Special for Africa ExPress
Mombasa, October 7th 2014
Pirate activity in East African waters is currently at a low level. A group of Somali pirates exchanged heavy gunfire on Thursday over a ransom they received for releasing an American Journalist, Residents have confirmed.
The clash took place in the Southern part of Galkaio town, North-central of Somalia, controlled by local Administration of Galmudug. At least three pirates were killed during the clash, including a prominent pirate kingpin. Several other civilians were injured during the gun battle.
Writer-cum-journalist with dual US/German citizenship Michael Scott Moore was taken captive in January 2012 by 15 gunmen in two land cruisers South of Galkayo in the Galmadug region.
The hostage was released last September after a ransom amounting to US$ 1.5 million was paid to secure the release of the hostage.
He was held in captive for almost three years by pirates who hail from Galmudug. It’s not the first time Somali Pirates have argued and clashed over ransoms they have received.
On 25 September: Near position: 26:15North – 056:45East, Around 13 nautical miles East South East of Musandam, Oman.
The chief officer on board a product tanker underway sighted a small high speed boat approaching from astern and informed bridge who raised the alarm. Master increased speed, took evasive manoeuvres, activated fire pump, informed ships in vicinity, contacted UKMTO and the non-essential crew members mustered in the citadel.
As the skiff closed, three armed persons were seen attempting to board the tanker using hooks attached with ropes. Due to the continued manoeuvres and hardening measures taken by the tanker, the persons were unable to board the tanker and aborted the attempted attack.
On 26 September: Near position: 13:14North – 042:59East along Red Sea.
Nine suspicious skiffs doing 20 knots approached a bulk carrier underway from different directions. Master raised alarm, increased speed, sounded ship’s whistle, activated fire hoses and fired 12 rocket flares.
The skiffs continued their approach and came close to 20 – 30 metres from the ship and the armed security team on board fired warning shots resulting in the skiffs stop their approach. No weapons or ladders were sighted in the skiffs due to darkness.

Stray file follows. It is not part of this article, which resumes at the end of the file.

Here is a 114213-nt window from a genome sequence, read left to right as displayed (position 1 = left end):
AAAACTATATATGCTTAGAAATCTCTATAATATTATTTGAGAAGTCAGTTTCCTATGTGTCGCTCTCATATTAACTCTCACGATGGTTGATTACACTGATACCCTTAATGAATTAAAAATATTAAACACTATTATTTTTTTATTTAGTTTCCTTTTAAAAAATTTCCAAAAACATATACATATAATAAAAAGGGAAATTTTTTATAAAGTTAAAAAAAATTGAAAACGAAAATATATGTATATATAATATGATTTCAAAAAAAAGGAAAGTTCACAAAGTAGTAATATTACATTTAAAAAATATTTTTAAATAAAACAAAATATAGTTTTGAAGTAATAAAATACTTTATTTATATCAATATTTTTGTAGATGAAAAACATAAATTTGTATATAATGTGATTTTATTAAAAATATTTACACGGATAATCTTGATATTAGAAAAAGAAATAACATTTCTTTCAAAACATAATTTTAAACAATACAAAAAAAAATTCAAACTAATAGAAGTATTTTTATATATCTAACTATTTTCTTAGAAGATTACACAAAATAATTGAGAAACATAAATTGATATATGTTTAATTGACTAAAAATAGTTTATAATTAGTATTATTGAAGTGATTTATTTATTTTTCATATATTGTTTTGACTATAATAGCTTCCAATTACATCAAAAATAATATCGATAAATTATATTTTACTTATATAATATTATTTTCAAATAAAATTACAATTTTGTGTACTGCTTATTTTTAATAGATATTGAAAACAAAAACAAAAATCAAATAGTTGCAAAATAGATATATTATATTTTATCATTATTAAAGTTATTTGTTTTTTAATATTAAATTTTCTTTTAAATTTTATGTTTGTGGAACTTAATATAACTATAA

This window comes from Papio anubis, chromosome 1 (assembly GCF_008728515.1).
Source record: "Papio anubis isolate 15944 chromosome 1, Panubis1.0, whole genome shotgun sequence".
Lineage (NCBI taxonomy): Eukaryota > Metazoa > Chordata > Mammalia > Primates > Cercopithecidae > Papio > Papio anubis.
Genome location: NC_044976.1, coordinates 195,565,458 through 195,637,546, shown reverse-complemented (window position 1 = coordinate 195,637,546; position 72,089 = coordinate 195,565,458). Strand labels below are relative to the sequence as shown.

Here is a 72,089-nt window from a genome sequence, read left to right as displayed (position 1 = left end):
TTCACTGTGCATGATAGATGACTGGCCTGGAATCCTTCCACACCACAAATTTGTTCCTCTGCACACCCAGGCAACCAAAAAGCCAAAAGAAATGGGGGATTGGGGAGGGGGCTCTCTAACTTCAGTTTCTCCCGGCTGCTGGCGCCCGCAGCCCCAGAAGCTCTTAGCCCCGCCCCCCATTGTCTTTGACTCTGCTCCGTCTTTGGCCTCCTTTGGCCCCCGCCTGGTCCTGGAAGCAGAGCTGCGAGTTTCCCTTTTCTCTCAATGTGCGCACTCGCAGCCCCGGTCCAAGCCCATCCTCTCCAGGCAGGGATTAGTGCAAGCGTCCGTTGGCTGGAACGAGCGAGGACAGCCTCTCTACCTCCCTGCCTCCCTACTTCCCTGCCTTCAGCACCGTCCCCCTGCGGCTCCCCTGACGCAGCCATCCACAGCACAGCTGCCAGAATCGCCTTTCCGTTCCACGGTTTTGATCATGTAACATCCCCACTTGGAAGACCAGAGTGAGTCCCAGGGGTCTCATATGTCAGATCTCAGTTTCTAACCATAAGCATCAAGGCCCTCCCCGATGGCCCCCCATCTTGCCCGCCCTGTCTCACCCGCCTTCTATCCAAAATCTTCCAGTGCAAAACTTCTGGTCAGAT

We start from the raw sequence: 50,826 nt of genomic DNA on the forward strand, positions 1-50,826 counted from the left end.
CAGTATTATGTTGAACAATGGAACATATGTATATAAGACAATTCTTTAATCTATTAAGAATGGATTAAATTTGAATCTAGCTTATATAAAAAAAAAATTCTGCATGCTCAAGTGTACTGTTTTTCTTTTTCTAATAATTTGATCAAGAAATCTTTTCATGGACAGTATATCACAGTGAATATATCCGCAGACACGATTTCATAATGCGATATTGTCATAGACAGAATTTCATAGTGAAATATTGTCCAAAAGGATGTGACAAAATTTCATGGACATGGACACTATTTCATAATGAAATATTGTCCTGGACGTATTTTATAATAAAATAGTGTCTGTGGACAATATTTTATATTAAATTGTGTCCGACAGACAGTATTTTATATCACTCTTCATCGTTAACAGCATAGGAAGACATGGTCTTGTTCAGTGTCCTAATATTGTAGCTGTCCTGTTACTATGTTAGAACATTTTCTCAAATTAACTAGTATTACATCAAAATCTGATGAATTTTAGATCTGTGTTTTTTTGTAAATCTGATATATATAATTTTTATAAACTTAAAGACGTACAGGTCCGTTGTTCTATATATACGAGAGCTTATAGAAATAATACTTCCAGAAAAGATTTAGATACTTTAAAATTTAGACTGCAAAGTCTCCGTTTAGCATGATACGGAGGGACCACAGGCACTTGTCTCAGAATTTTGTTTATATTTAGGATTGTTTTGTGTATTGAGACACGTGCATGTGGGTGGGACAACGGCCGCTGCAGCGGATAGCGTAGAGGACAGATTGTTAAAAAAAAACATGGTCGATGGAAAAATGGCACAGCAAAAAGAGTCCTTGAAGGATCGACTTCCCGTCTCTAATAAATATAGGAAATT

On 2 May, two skiffs made a 15 knot approach on an underway bulk carrier near position 15:45North – 041:26East, approximately 68 nautical miles northwest of Al Hudaydah, Yemen.
Ship’s Master raised the alarm, increased speed, altered course, activated fire hoses, and mustered crew members in the citadel while the on board security team fired warning flares. When the skiffs closed to a distance of two tenths of a mile from the ship, the on board armed security team fired warning shots at the skiffs, resulting in the skiffs moving away.
On 6 May heavily armed gunmen attacked a Taiwanese fishing vessel FWU FA 12 while underway in Indian Ocean. Strangely the gunmen aborted their mission.
On 28 April six armed pirates abandoned a dhow they had captured after spotting an approaching Spanish maritime patrol and reconnaissance aircraft. The pirates abandoned the vessel taking with them electronic equipment and personal items from the crew.
This indicates that Somali pirates are still active, and were seeking a mother ship to further fuel their ambitions further out in the shipping lanes. Sea piracy in the horn of Africa is still a threat because Somalis are still willing and able to act as pirates. Somali pirates have the capability to adapt, and are already doing so.
There has been a recent acceleration in kidnap for ransom on land of aid workers and tourists who are then transferred to the coast for ransom negotiations.
Some pirates have even begun to offer their services as “counter piracy” and “negotiation” experts.
The last capture of a major vessel by Somali pirates dates back to May 2012. Since then, several vessels have been attacked or targeted, but the pirates have not managed to seize any of them; either in Somalia, Somaliland or Puntland sea zones.
They have been able to capture a handful of dhows, traditional sailing vessels, with the aim of using them as mother ships for launching attacks on other vessels, but the booty these yield pales in significance compared with that taken from the vessels seized when piracy was at its peak.
Apart from Seafarers, the Somali pirates are currently holding captive two Kenyan civil engineers. Other Kenyan hostages in Somalia are Corporal Evans Mutoro and Sergent Jonathan Kangogo.
The hostages were kidnapped in Wajir on July 23, 2011 while in the line of duty, as they were taking supplies to their Kenya Defense Forces colleagues.
Other sources say they were attacked while delivering food to famine-stricken families in a border town in North Eastern province of Kenya. Their vehicle is said to have come under a hail of gunfire and when the fire-fight ceased, they were captured.
They have been missing since then. It is believed that they are being held captive in Barbere village, Gedo Region. Although details of the events leading to the capture of Sergeant Kangogo and Corporal Mutoro are scarce, it is believed the truck they were travelling in came under gunfire from the militants after they defied an order to stop.
Two weeks after the abductions, KDF troops entered Somalia to battle Al-Shabaab militants. August last year it was reported that Evans Mutoro was shot dead by his captors, it is said that the area and location of the shooting is Bakool region.
The group behind the most recent hostages of the two Kenyan civil engineers is a group under control of Mohammed Gafanje.
Seafarers Union of Kenya